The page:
Could Akhilesh Yadav’s ‘gadha’ comment increase awareness about wild equid conservation in India?
Other than wildlife enthusiasts, just how many of us know about wild asses in the subcontinent? Do we know about their distribution, their conservation status, their role in local cultures?
No. We don’t. All we know is to laugh crassly at the very mention of the word “ass”, “donkey” and “gadha” because of the status that this poor animal is relegated to in our “mainstream culture”.
That does not mean that that the wild ass is a creature to be laughed at. In fact, it is one to be admired. Few animals can match the beauty of this animal galloping in the deserts of Kutch or Ladakh. It is a beauty that cannot be described in words. It has to be felt. Also, it is the only species of its kind that can live in extremely hostile environments like the Little Rann of Kachchh, where temperatures reach more than 50 degrees Celsius.
But we don’t understand all that. Nor do our elected leaders. Even one like Akhilesh Yadav, incumbent Chief Minister of Uttar Pradesh, who has at least some knowledge of wildlife (or the lack of it). After all, wasn’t he the one who proposed a “lion safari” at Etawah and also worked for Saurus cranes?
On February 20, at the height of the election campaign in his state, he used the Indian Wild Ass or “ghudkhar” to score brownie points against his political opponents (you know who). Agreed, he used the word “gadha” as a veiled reference for his opponents. But his language again reflected the bias and discrimination that South Asian culture, like so many cultures around the world display towards the humble ass.
However, we should take Mr. Yadav’s comments in a positive way. After all, it is not every day that you see an endangered animal become the topic of primetime news like it became on February 20.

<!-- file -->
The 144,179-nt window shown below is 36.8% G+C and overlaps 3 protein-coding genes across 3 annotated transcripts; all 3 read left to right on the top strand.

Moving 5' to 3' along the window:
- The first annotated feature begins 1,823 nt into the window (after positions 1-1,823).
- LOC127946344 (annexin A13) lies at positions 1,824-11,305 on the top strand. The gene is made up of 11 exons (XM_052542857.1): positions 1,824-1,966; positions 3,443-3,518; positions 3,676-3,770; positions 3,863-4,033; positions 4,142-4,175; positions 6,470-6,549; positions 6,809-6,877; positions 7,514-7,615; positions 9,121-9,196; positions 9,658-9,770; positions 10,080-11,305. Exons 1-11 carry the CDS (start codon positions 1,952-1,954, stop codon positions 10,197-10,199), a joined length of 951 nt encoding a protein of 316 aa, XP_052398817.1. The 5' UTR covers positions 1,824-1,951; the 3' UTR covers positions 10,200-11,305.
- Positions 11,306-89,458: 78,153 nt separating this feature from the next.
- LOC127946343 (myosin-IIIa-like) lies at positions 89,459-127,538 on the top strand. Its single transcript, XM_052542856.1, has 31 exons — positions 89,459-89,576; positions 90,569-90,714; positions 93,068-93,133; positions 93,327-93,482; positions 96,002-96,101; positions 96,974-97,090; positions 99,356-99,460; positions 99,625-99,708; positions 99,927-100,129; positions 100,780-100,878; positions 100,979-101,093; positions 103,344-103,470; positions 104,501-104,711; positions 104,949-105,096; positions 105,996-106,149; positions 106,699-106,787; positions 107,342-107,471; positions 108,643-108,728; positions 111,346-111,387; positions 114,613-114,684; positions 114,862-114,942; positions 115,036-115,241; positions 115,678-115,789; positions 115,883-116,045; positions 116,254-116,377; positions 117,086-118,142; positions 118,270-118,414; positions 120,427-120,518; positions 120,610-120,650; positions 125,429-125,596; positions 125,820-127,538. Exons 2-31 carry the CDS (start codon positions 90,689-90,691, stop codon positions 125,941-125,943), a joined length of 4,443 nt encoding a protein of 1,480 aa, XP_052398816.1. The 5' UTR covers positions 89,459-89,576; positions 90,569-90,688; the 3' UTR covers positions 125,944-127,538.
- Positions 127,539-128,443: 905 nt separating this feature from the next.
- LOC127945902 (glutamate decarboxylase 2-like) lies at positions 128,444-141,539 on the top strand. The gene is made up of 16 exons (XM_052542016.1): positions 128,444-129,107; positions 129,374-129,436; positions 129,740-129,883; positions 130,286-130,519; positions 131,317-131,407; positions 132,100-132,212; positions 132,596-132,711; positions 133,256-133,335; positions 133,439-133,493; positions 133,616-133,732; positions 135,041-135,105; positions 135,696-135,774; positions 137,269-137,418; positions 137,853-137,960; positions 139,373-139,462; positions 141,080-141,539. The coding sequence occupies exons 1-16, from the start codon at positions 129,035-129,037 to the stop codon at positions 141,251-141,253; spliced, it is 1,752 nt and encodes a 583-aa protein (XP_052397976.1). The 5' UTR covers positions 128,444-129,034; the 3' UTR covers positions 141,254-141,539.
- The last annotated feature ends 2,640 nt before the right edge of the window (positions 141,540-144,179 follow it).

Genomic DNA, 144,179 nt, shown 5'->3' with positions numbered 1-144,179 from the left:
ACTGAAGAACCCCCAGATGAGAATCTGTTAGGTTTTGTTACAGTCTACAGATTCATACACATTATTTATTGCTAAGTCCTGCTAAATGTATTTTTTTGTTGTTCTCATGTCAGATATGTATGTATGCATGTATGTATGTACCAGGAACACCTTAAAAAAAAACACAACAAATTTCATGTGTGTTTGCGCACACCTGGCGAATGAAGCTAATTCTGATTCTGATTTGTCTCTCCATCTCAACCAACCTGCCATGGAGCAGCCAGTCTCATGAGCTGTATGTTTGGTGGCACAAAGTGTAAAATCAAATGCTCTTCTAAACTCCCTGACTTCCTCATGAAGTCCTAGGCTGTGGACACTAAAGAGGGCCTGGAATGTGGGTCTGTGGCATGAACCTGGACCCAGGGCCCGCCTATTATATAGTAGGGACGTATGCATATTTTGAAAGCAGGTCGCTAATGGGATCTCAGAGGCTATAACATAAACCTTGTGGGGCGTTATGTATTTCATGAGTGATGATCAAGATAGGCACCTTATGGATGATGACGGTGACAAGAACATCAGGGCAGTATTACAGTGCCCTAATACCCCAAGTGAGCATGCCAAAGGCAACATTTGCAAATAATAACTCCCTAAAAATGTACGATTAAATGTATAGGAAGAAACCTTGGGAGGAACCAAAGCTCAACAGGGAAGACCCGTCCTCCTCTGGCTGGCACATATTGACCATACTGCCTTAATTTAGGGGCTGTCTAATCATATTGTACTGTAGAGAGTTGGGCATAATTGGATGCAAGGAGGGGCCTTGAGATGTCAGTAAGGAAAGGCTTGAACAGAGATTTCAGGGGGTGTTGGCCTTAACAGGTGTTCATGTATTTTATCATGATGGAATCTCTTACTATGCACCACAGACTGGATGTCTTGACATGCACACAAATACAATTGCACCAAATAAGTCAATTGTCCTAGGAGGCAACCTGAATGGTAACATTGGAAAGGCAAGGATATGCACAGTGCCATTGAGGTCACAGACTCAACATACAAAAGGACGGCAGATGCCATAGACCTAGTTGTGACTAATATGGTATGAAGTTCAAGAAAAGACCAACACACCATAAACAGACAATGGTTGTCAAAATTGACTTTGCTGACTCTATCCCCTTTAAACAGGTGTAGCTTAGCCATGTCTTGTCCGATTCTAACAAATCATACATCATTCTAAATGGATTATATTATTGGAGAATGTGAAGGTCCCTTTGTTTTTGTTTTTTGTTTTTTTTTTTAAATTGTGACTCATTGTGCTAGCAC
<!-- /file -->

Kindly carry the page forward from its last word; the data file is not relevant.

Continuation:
Yes, the Wild Ass is endangered (bet you do not know that too). According to the Red List of International Union For Conservation of Nature (IUCN) released in 2015, the Indian wild ass (Equus hemionus khur) has been classified as an endangered animal.
At the time (in 2015), the IUCN had added that the population of the Asiatic wild ass or Onager, of which Indian Wild Asses form a substantial number, had declined by an alarming 52 per cent in the past 16 years. In Gujarat, there are 4,451 wild asses as per the 2014 census. In 2004, their number was 3,863. So while Gujarat has recorded a 10 per cent rise in numbers, the animal itself remains on the brink. In fact, experts warn that a few bad drought years in a row would be all to diminish its population in one stroke.
Wild equids (members of the horse family) the world over present a mixed picture. While their domesticated cousins are thriving after having been bred over thousands of years by man, wild horses, asses, zebras and feral horses are fighting hard to survive in today’s world. Some like the Syrian Onager are extinct while the Persian Onager is fighting for its life (Just 600 individuals remain in the wild). But there are success stories too. The Takhi, the Mongolian Wild Horse has come back from the brink and now has a stable population in its home range. The Tibetan Wild Ass or Kiang (found in Ladakh, among other places) is doing well for itself too. Feral horses like North America’s Mustangs and Australia’s Brumby are thriving too although the discourse in their case, like in other wild equids is about inter-breeding with their domestic counterparts and thus losing the purity of the gene pool.
In our present-day world, where despite the proliferation of knowledge through technology, there is a large vacuum among people about the bio-diversity around us, coverage of any animal, even if it were for a small period of time (like the evening of February 20 for the ghudkhar) is welcome. Species like Ghudkhar usually lose out to megafauna like rhinos, tigers and elephants in conservation coverage by popular, mainstream media. Hence, no matter how foolish Akhilesh Yadav’s statement about Gujarat’s gadhas might sound, I welcome it nonetheless.
Wild and kicking
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